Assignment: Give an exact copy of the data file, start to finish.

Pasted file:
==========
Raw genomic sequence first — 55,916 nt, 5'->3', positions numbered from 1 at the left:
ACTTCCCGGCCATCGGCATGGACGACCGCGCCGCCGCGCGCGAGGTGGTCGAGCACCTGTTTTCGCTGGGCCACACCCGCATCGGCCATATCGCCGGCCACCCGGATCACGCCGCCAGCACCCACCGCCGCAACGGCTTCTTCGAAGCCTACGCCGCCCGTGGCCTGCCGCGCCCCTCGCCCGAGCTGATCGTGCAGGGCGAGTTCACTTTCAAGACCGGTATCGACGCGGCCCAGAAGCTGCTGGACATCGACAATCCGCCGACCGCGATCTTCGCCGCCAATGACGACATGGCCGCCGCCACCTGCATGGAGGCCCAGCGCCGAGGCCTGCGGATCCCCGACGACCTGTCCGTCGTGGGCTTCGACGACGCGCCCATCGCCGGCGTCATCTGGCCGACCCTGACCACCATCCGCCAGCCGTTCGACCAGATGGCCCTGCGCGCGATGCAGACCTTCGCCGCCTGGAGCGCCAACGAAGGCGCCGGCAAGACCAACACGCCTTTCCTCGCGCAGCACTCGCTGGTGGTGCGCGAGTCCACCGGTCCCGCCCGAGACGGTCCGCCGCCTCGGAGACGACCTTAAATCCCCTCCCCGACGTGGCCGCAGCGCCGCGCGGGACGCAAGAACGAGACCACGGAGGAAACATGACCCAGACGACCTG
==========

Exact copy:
Raw genomic sequence first — 55,916 nt, 5'->3', positions numbered from 1 at the left:
ACTTCCCGGCCATCGGCATGGACGACCGCGCCGCCGCGCGCGAGGTGGTCGAGCACCTGTTTTCGCTGGGCCACACCCGCATCGGCCATATCGCCGGCCACCCGGATCACGCCGCCAGCACCCACCGCCGCAACGGCTTCTTCGAAGCCTACGCCGCCCGTGGCCTGCCGCGCCCCTCGCCCGAGCTGATCGTGCAGGGCGAGTTCACTTTCAAGACCGGTATCGACGCGGCCCAGAAGCTGCTGGACATCGACAATCCGCCGACCGCGATCTTCGCCGCCAATGACGACATGGCCGCCGCCACCTGCATGGAGGCCCAGCGCCGAGGCCTGCGGATCCCCGACGACCTGTCCGTCGTGGGCTTCGACGACGCGCCCATCGCCGGCGTCATCTGGCCGACCCTGACCACCATCCGCCAGCCGTTCGACCAGATGGCCCTGCGCGCGATGCAGACCTTCGCCGCCTGGAGCGCCAACGAAGGCGCCGGCAAGACCAACACGCCTTTCCTCGCGCAGCACTCGCTGGTGGTGCGCGAGTCCACCGGTCCCGCCCGAGACGGTCCGCCGCCTCGGAGACGACCTTAAATCCCCTCCCCGACGTGGCCGCAGCGCCGCGCGGGACGCAAGAACGAGACCACGGAGGAAACATGACCCAGACGACCTG